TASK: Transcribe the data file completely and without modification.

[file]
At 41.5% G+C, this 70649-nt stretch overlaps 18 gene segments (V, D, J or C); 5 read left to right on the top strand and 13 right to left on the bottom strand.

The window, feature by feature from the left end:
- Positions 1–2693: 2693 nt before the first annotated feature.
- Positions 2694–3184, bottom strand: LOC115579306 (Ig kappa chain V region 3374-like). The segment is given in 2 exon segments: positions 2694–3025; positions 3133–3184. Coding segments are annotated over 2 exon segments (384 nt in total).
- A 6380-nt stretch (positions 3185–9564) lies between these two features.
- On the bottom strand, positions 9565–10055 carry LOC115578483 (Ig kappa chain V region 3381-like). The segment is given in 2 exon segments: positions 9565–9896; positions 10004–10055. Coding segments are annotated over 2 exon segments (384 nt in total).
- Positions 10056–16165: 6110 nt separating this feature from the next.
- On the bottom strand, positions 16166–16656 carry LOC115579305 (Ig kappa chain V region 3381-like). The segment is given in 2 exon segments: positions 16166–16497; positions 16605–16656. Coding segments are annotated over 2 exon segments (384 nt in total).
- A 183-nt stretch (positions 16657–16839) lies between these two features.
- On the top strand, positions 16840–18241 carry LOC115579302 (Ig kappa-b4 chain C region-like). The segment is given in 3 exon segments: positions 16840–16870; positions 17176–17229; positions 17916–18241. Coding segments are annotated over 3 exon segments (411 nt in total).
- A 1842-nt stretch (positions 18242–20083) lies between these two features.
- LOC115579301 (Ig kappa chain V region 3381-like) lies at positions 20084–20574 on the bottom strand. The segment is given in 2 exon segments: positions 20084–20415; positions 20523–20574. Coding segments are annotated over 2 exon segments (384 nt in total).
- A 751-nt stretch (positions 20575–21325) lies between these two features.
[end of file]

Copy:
At 41.5% G+C, this 70649-nt stretch overlaps 18 gene segments (V, D, J or C); 5 read left to right on the top strand and 13 right to left on the bottom strand.

The window, feature by feature from the left end:
- Positions 1–2693: 2693 nt before the first annotated feature.
- Positions 2694–3184, bottom strand: LOC115579306 (Ig kappa chain V region 3374-like). The segment is given in 2 exon segments: positions 2694–3025; positions 3133–3184. Coding segments are annotated over 2 exon segments (384 nt in total).
- A 6380-nt stretch (positions 3185–9564) lies between these two features.
- On the bottom strand, positions 9565–10055 carry LOC115578483 (Ig kappa chain V region 3381-like). The segment is given in 2 exon segments: positions 9565–9896; positions 10004–10055. Coding segments are annotated over 2 exon segments (384 nt in total).
- Positions 10056–16165: 6110 nt separating this feature from the next.
- On the bottom strand, positions 16166–16656 carry LOC115579305 (Ig kappa chain V region 3381-like). The segment is given in 2 exon segments: positions 16166–16497; positions 16605–16656. Coding segments are annotated over 2 exon segments (384 nt in total).
- A 183-nt stretch (positions 16657–16839) lies between these two features.
- On the top strand, positions 16840–18241 carry LOC115579302 (Ig kappa-b4 chain C region-like). The segment is given in 3 exon segments: positions 16840–16870; positions 17176–17229; positions 17916–18241. Coding segments are annotated over 3 exon segments (411 nt in total).
- A 1842-nt stretch (positions 18242–20083) lies between these two features.
- LOC115579301 (Ig kappa chain V region 3381-like) lies at positions 20084–20574 on the bottom strand. The segment is given in 2 exon segments: positions 20084–20415; positions 20523–20574. Coding segments are annotated over 2 exon segments (384 nt in total).
- A 751-nt stretch (positions 20575–21325) lies between these two features.